You might have read a blog post that I wrote where I was musing on 3 John 2. It’s a short book in the Bible if you’re not familiar with it, a letter in fact believed to be written by one of Jesus’ original 12 disciples to Gaius, whoever he might have been. He writes: “Beloved, I pray that in all respects you may prosper and be in good health, just as your soul prospers.” NASB

The inference is that true prosperity in all areas can only come – or perhaps best comes – as your soul prospers. It is inherently an inside job. And, I would suggest has very little to do with outside appearances, even though we want that as well. Who doesn’t want to be healthy, wealthy, and wise, right?!

John goes on to say this: “For I was very glad when brethren came and testified to your truth, that is, how you are walking in truth” v3 NASB. Coming right after the preceding verse, I don’t think that it is too far of a stretch that walking in truth is how your soul prospers, and thus how you can prosper in all ways. So this is where we will begin.

If we are going to walk in the truth, then we must uncover the lies that we are believing. Many of these we may not recognize as lies — especially if they are familial issues. The difficulty with those is that they are so ingrained in us that we often can’t see that there’s another, more positive way of looking at something or behaving. I won’t be focusing on generational issues, as I do that in another class, but be aware that they may come into play for you.

Be brave in facing these issues. No one is here to judge you. We all believe lies, hopefully the more healed we get the less of them we do, but it is a process to transform our minds and souls and to come into alignment with the truth. There is no condemnation here. One of the biggest obstacles we have to freedom of any kind is being willing to face the fact that we’ve been wrong. I’ve been there, and I understand that feeling – but being on this side, I can tell you that great freedom comes in admitting where we’ve been wrong. I can guarantee you that you aren’t the only one.

In my book: A Guide to Freedom, I talk about techniques to gain freedom over various issues that trouble you. We will use several of them in this class. The most important one is to give yourself grace for the process. You will not do this perfectly, and no one (but possibly yourself) expected you to. The difference between winning and losing is getting back up after you tripped. Every time you believe the truth, you are winning. Every time you catch the lie and replace it with the truth, you are winning. Every. Single. Time. Don’t focus on how often you “fail,” instead, I recommend that you track how often you succeed. Success, no matter how small, is far more motivating that failure.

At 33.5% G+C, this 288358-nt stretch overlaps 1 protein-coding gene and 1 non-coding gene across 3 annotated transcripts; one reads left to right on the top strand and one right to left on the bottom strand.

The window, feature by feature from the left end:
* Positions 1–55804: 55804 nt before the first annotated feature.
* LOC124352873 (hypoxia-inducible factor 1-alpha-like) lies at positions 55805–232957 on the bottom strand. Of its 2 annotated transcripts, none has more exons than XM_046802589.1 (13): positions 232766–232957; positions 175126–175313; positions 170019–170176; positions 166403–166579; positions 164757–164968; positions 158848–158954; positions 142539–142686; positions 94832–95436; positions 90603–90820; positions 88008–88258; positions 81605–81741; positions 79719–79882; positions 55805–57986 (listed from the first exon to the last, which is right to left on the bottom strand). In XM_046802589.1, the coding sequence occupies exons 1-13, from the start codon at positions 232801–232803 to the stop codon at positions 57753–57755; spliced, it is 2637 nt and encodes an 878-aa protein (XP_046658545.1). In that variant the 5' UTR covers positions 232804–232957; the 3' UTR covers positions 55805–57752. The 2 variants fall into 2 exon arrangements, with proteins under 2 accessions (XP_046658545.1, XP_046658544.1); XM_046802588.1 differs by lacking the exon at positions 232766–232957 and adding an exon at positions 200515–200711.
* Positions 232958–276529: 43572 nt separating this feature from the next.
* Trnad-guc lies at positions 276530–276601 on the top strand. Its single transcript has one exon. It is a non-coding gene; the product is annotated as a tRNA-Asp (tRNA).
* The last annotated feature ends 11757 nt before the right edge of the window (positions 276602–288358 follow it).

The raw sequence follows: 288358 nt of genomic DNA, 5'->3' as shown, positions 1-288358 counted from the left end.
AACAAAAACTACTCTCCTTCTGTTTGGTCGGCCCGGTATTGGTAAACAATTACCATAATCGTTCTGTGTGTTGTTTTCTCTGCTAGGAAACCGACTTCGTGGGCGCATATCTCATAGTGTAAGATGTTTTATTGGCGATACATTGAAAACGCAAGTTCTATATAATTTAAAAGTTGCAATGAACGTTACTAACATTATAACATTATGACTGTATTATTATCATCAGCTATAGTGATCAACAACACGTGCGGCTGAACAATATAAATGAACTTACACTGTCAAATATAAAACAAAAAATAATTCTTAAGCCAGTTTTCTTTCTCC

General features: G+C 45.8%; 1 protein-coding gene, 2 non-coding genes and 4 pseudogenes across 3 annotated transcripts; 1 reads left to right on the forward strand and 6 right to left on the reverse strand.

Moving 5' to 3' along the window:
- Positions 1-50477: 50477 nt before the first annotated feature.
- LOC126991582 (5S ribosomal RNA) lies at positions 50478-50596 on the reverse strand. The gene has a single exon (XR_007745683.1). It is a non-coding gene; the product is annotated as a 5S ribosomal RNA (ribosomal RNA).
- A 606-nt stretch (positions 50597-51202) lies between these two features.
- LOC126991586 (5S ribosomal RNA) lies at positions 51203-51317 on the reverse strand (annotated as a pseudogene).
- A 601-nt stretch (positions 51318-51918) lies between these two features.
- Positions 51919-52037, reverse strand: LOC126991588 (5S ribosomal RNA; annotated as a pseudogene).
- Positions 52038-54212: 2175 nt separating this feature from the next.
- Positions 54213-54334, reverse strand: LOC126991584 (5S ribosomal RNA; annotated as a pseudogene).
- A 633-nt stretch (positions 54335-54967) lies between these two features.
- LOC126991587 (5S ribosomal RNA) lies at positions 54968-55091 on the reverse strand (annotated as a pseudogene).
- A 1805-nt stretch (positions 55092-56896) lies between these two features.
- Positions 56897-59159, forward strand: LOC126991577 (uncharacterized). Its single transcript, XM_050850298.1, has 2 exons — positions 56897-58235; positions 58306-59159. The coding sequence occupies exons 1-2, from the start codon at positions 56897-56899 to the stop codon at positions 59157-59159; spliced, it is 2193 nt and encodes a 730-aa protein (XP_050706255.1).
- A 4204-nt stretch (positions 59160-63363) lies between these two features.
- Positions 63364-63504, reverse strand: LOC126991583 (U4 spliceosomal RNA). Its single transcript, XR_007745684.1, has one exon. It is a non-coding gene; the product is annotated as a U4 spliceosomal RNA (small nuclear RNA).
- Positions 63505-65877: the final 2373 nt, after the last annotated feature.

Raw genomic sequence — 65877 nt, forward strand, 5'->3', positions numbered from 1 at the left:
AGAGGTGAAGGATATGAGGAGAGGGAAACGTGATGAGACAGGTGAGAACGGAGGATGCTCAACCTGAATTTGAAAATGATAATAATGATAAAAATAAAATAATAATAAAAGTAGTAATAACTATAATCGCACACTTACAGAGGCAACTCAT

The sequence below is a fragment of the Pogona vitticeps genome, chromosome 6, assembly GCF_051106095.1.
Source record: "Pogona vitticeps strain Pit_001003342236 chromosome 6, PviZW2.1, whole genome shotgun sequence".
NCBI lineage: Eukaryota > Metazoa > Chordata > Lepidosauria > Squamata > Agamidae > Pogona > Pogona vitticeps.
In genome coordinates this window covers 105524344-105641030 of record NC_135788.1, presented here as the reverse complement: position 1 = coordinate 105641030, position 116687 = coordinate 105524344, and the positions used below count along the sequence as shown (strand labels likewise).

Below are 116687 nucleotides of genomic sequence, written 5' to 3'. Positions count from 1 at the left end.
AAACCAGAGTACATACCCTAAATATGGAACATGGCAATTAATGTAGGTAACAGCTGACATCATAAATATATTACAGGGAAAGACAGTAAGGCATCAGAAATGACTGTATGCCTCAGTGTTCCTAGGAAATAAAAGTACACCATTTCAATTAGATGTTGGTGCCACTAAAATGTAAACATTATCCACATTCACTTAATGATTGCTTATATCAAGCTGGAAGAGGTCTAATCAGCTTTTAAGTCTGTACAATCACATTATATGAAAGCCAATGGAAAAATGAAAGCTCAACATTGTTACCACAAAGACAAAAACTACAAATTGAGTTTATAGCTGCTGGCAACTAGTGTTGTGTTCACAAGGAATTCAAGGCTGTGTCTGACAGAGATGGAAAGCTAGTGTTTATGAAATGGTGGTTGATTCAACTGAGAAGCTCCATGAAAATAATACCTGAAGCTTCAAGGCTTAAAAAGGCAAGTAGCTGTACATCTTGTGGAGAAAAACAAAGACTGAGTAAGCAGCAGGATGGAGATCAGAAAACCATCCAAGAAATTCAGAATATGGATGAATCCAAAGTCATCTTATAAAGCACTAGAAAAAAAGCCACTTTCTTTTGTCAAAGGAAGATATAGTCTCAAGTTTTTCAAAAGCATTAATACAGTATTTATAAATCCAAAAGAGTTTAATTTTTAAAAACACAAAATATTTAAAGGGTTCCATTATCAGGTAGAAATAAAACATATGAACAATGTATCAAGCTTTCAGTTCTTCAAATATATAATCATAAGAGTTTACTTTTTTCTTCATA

A couple other things we’ll focus on is learning to recognize the lies and stop them in their tracks, stopping negative thoughts, positive affirmations/personalized Scripture, and forgiveness. I’ll be reminding you of all of these as we go through the class. You’ll notice that in all of these, we do not focus on the lie, rather we recognize the lie and then replace it with the truth. There really isn’t a neutral area here. The choice, however, is yours: Will you choose the truth? I do so hope that you will! And that you will find that truth manifesting in your life in many ways.

Speaking of manifestation… You may or may not be familiar with “The Secret” and the Law of Attraction that’s gaining popularity. The extremely abbreviated version states that if you think about something, or ask the Universe for it often enough, then it will manifest in your life. The Biblical version is sowing and reaping although the Christian is not sowing to an impersonal universe, but is or should be sowing in response to a very personal, sentient God. So, while the Law of Attraction and the Biblical principle share the concept of reaping what you’ve sown, there are vast differences in the theology and worldview that each camp has. I am focusing here on their point of commonality.

What the LoA overlooks, setting aside the free will of others and God, is that what you “put out there” comes more from your core identity and soul, than what you say or do. The wise man Solomon says in Proverbs 23:7 that as a man thinks in his heart, so is he. In Luke 6:45 Jesus cautions us that it is out of what is in our heart that forms what we speak. Thus, it is what is inside that is shaping what is on the outside. Christians also fall in this trap when they fall into the trap of “doing” all the right things, to get some desired end. God looks at the heart more than the actions.